Researchers from the Ulsan National Institute of Science and Technology (UNIST) have developed an ink to 3D write microthermoelectric generators. These generators show a promise to be small and customizable enough to fit into wearable electronics, opening up the possibility that they may, one day, replace conventional batteries.
Thermoelectric materials create energy by taking high heat rapidly to a cooler area. This technology has the potential to become a viable and inexpensive source of renewable energy by converting wasted heat into usable power.
Energy-harvesting thermoelectric modules could potentially be integrated into the systems they serve; however, conventional manufacturing practices are complex, costly, and have only been able to produce two dimensional structures, limiting efficiency and widespread potential. UNIST scientists were able to develop an ink formula for the microscale 3D printing of thermoelectric parts. Researchers looked at ink colloidal rheology, that is the size and pattern of charged particles. What they determined was that particles that were smaller and bunched narrower produced a higher viscosity. By controlling surface oxidation, the team could enhance rheological properties.
This led the researchers to develop an ink that printed a generator with tiny, sturdy columns (1.4mm tall, 0.55mm diameter) onto a silicon chip. When the generator was heated from one side and cooled from the other, it produced 479W of power, enough energy for a network of small wireless sensors. The ink is a (Vi,Sb)2(Te,Se)3-based particle material engineered for high viscoelasticitty, without the need for organic binders, and that can be directly written into complex architectures.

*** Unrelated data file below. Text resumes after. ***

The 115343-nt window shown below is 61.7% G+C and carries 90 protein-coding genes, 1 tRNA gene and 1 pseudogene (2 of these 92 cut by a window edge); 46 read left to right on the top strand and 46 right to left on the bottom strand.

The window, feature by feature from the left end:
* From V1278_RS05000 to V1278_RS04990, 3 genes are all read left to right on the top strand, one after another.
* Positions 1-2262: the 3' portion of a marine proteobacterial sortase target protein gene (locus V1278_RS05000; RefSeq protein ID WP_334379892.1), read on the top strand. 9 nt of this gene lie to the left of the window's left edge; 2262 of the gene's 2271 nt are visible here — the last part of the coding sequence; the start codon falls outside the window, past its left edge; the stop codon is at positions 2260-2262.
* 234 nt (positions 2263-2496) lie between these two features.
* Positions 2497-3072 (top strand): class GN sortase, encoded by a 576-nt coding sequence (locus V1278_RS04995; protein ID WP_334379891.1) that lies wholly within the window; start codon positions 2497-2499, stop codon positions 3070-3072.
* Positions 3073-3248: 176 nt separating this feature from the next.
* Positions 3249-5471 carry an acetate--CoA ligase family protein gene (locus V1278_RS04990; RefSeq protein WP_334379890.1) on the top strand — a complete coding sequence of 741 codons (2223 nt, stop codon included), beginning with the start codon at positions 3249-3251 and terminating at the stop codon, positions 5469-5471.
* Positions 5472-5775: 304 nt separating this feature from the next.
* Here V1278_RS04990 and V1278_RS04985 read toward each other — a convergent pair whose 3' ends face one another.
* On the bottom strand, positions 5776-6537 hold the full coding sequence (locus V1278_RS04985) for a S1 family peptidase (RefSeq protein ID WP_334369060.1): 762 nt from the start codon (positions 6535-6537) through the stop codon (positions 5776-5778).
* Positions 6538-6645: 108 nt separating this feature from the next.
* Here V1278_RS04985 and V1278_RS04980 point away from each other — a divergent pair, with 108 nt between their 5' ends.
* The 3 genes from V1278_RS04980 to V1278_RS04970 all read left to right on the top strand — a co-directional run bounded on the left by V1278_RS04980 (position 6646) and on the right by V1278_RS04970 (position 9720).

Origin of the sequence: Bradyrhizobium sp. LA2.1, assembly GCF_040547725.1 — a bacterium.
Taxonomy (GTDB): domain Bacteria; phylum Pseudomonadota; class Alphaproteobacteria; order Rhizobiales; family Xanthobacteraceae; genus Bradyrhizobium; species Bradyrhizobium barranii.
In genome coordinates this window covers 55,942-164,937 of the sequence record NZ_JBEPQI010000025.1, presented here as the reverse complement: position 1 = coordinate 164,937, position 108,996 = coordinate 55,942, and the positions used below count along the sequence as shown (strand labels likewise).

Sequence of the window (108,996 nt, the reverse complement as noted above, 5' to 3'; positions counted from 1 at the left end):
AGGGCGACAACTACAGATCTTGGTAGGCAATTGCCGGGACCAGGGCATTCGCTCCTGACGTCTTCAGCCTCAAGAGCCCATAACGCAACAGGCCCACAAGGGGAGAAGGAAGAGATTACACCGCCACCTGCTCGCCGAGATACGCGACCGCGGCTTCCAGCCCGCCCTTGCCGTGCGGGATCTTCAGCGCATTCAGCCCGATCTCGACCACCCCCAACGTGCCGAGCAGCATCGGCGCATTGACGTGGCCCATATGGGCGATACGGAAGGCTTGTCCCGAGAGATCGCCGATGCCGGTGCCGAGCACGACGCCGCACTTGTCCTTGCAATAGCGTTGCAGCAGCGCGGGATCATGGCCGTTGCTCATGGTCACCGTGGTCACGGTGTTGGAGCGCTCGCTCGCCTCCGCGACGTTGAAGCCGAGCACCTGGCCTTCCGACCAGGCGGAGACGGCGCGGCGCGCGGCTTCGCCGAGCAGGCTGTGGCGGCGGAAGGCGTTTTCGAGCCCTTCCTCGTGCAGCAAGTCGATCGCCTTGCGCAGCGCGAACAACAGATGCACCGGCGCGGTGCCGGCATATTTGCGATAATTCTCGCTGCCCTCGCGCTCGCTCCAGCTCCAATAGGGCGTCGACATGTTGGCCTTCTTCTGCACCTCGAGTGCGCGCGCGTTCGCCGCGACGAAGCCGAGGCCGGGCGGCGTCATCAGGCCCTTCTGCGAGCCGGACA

“If we use 3D printing technology in the production of thermoelectric materials, we will be able to overcome limits of conventional materials,” said Professor Han Gi Chae of UNIST’s Department of Materials Science and Engineering. “The new technology for providing viscoelastic characteristics to 3D printed materials will be used in various other sectors.”
Such technology could be used anywhere there is rapid generation and cooling of heat, such as wind turbines, factories, or even the human body. The same scientific team tangentially developed 3D printed power-generating tubes that can convert wasted heat from industrial or automotive exhaust systems. They used an extrusion-based process to print a material made of lead (Pb) and tellurium (Te) into tube-like shapes.
Professor Jae Sung of UNIST’s Department of Materials Science and Engineering says, “Through this research, we will be able to effectively convert heat generated by factory chimneys, the most common type of waste heat source, into electricity.”
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